Following the recent alcohol sales ban by the government and after careful consideration of circumstances, Kgalagadi Breweries (Pty) Ltd (KBL) said it has filed an urgent application in the High Court of Botswana on 6th July 2021 asking the court to set aside the decision by the Government of the Republic of Botswana to impose an indefinite wholesale ban on the sale of alcohol in the country.
The company stated that why it have preferred a different approach, this action has become necessary as a result of the devastating cumulative effect the alcohol bans have had on KBL, the alcohol industry and its extensive value chain.
Confirming the court action, KBL Corporate Affairs Head, Masegonyana Madisa, warned that the latest ban on alcohol sales would have dire consequences not only on its operations but on the entire alcohol value chain in Botswana. It would also exacerbate the illicit alcohol trade and criminality in the country and the consumption of unregulated and unsafe products, leading to financial contributions by way of taxation being diverted away from the fiscus.
Madisa confirmed that in its application dated 6 July 2021, KBL is asking the High Court to review the President’s decision to impose the ban by setting it aside, while also seeking orders declaring that the imposition of a complete ban on the sale of alcohol be deemed unlawful and improper. The company believes that the Government’s wholesale alcohol ban is improper and not based on clear and objective evidence demonstrating a causal connection between the wholesale ban on alcohol and the reduction of positive Covid-19 cases.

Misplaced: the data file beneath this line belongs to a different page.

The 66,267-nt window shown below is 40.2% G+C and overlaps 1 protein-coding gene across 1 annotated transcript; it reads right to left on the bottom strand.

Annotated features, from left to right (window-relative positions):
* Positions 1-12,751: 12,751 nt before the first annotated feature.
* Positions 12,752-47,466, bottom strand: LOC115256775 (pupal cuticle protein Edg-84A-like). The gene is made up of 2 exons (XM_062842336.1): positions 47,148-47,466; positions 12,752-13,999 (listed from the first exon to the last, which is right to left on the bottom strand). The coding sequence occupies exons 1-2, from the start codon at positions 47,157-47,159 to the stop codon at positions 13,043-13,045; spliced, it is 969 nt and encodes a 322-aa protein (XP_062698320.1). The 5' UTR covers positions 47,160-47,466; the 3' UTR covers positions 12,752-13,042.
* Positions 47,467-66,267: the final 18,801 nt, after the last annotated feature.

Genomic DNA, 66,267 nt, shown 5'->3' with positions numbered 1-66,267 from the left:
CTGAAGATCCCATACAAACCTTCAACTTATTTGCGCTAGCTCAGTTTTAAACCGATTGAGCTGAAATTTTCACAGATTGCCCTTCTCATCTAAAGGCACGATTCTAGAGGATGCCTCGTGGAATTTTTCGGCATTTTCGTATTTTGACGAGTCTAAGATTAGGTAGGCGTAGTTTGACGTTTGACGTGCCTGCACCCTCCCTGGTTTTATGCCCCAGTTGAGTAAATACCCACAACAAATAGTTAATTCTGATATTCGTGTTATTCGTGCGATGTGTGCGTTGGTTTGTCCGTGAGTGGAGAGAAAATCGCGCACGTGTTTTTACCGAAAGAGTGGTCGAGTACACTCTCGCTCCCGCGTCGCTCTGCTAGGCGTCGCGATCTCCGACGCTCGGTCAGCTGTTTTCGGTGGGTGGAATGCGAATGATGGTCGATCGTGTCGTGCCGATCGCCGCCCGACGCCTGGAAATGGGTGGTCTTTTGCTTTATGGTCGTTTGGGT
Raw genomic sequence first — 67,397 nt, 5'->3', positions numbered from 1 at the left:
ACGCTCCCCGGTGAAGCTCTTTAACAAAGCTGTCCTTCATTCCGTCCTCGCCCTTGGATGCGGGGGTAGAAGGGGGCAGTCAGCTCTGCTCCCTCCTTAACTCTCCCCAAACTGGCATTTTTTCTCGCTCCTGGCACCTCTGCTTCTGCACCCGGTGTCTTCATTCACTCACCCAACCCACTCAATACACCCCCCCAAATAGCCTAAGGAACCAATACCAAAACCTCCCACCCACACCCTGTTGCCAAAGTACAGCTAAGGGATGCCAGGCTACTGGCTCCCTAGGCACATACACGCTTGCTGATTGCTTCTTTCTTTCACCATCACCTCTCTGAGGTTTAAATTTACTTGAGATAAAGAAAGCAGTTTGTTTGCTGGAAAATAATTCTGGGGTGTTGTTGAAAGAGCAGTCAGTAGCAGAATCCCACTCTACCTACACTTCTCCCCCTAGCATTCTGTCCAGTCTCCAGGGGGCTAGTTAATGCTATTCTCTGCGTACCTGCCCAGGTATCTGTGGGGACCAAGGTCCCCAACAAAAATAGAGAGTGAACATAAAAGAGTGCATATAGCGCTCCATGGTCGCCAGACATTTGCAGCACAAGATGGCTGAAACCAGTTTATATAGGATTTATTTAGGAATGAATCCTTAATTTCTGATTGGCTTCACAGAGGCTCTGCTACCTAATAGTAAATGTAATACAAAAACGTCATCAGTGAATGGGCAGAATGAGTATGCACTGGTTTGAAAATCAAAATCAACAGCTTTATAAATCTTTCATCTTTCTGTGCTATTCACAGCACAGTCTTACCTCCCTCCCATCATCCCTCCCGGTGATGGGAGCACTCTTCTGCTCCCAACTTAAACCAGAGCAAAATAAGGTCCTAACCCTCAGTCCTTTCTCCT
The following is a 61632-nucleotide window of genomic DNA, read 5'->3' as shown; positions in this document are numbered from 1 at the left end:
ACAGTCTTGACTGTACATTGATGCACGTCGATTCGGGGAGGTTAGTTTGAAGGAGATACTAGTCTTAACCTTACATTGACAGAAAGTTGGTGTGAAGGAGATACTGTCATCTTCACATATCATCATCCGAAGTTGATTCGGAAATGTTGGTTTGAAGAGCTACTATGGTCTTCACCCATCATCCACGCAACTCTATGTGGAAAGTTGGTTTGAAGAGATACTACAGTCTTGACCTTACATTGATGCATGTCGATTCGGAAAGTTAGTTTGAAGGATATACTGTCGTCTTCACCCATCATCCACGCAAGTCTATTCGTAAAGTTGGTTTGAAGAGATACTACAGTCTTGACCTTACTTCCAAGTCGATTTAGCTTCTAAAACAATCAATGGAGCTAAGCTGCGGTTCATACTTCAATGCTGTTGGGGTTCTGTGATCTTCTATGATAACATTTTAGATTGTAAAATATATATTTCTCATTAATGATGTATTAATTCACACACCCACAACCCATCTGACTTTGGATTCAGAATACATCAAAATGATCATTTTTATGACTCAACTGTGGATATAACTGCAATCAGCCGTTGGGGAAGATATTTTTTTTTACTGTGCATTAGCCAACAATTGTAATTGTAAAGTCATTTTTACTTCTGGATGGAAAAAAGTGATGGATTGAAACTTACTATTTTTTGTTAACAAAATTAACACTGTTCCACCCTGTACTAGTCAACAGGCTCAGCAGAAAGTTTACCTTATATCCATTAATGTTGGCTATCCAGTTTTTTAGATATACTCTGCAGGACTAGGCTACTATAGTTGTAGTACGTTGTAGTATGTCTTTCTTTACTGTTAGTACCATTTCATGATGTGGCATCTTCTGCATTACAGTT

Madisa disclosed that the alcohol value chain directly and indirectly employs approximately 50,000 people and supports approximately 200,000 livelihoods, stressing that the latest alcohol ban further endangers the lives of Batswana.
He added that while KBL continues to support reasonable and proportionate emergency safety measures that respect the rule of law, the brewer views the latest ban as unlawful as it will devastate livelihoods throughout Botswana, from retailers, to transporters, distributors, and KBL itself, as Botswana’s leading brewer and distributor of beer, who had been hard hit by the numerous bans effected since 2020.
“The latest ban compounds the matter as KBL has, once again, ceased trade, yet its fixed costs and obligations to employees and suppliers, also remain unchanged,” Madisa said.
KBL had placed most of its employees on unpaid leave during the previous ban and might be forced to do this again should the latest ban persist for an extended period. Madisa explains, “Because they cannot work, they cannot earn a living. This threatens their livelihoods and indeed, violates a myriad of their constitutional rights,” including the rights to dignity and privacy.
“We acknowledge that there have been isolated incidents of gathering where there was consumption of alcohol by some, but the entire sector should not be disadvantaged for the irresponsible behaviour of a few individuals. The company calls on the police and other authorities to step up their respective measures to ensure compliance and the rule of law in all incidents of abusive and unlawful consumption.”
“KBL wholeheartedly agrees that the health and safety of the population must remain Government’s overriding priority but believes this objective can be pursued through more proportionate measures that allow the industry and its extensive value chain to continue to trade in a restricted manner, and will continue to support all reasonable measures, as demonstrated through past initiatives.”